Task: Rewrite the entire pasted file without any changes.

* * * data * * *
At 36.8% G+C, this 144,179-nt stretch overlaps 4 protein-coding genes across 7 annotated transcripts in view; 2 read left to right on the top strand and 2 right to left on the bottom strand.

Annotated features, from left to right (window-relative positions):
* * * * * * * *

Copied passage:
At 36.8% G+C, this 144,179-nt stretch overlaps 4 protein-coding genes across 7 annotated transcripts in view; 2 read left to right on the top strand and 2 right to left on the bottom strand.

Annotated features, from left to right (window-relative positions):